On spotting a deal:

“So you ever see those houses that have tin foil in the windows, lawn is overgrown and the mail is piling up? Those are called zombie houses and they are all over. There is a way to contact the owner of that house and let them know that the tenant has moved out and the house is destroyed and looks like it does. You call those people and tell them about the condition and then offer to buy it. Do a cash deal and offer to handle the tennant, that is one way to find these houses. Also look at code violations, there are breadcrumbs left by the property as to there being a problem. These lists are all on public records, you can download the records, get the numbers and start calling them.”

On the future:

“One of my investment strategies, and I have a couple, for me if you have looked at the state of service, it’s not good. If you go out to eat, a lot of places are understaffed, there is a vacuum of shortages. I think also with Airbnb I think we are bullish as a world, we are all enjoying looking at other people’s species as opposed to sterile hotels. So I am looking at adding luxury spaces for people to rent. Secondly, there is an opportunity in small family homes to wholesale. I built a 6 plex, fully modelled, and the landlord had just started renting. He was renting the 2 bed and 1 bath for $1,200 a unit, rented 5 out of 6, so had 1 left over. When I negotiated, he was like ‘I’m not giving you a deal, I know who you are. I want top dollar for these, $1.2 million.’ I’m like ok I’ll take it for that. In actuality, the rent gap means that they go for $1,700, not $1,200. That last vacant unit, we rented it for $1,700 on Craigslist. We posted the lease and closed on $1.2 million, a person moved in. Now I have the rent gap of $500, times that by 5 more units available, and these people will be on a month to month contract, so you can raise rent. I made $450,000 in one transaction by raising the rent in one unit.”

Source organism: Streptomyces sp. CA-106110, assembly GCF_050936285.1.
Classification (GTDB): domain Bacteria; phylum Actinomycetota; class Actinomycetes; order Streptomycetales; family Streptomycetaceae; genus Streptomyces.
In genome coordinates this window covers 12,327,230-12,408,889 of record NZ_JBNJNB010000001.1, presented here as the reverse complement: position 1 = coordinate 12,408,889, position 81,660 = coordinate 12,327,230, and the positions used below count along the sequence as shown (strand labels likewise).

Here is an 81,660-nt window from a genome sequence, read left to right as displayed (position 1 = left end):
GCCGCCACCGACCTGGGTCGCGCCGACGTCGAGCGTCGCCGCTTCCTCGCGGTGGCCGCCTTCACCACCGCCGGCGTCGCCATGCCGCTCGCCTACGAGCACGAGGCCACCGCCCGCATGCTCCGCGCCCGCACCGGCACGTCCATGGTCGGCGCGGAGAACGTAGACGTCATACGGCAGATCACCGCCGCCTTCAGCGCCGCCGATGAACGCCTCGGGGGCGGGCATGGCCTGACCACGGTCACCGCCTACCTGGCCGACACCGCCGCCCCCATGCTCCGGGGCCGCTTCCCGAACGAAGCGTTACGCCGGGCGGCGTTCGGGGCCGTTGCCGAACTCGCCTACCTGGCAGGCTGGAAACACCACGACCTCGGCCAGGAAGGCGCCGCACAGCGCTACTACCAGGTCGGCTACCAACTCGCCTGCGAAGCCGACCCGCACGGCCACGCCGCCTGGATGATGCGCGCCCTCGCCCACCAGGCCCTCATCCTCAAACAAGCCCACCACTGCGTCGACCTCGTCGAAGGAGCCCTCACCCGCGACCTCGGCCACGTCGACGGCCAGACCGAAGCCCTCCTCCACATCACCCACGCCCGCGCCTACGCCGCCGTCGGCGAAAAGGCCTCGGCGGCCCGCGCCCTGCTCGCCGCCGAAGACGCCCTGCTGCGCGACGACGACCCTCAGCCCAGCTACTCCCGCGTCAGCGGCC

On the biggest thing he has learned:

“I have realized that we are so impatient wanting to get to a destination. You can see me saying I want the car, the house and all the friendships, but they all came from pain. AT this moment in life, you are meant to be where you are. There is always an opportunity out there, but I don’t get there without the lessons or the valleys. I failed as a comedian but A & e saw something in me and let me be who I am. Nothing in life is easy, but there is God in all of the tough situations.”

On how the show came to be:

“They came and found us. We skipped the usual Hollywood b.s. Of the teaser to the pilot, then the half season and the full season. Pace’s YouTube posts a video and the casting director thinks it is hilarious. They reach out to us and A & E wanted to do a Zoom call, but I thought it was all a scam so I ignored them, you know? Nobody wants me at that time. But Pace doesn’t ignore it and we do the 30 minute Zoom call. I am looking at the names on Zoom and Googling them, and it’s all legitimate. We get an email a week later where they say they love us, so we are skipping the pilot and we got a show! Season 1 was gruelling, there was a lot of work. The show is 43 minutes long, but we shoot like 100 hours of footage.”

On advice for someone who is in a rut:

“Go inside you. Nothing that you want is outside of you, I can’t stress that enough. I have found so much peace and opportunity by just being in my own heart. If you can live where you are present in it, you know when you go on autopilot, you do that a lot each day. So a lot of us are checked out, and then nothing we do has power. But if you are in a rut, try to get as clear as possible about where you are. Take one step in being present and see the doors that open. There are doors everywhere, I have walked through some that are chance, but they are not. There is love there and opportunity.”

On what he is grateful for: 

"Breath, family and for me."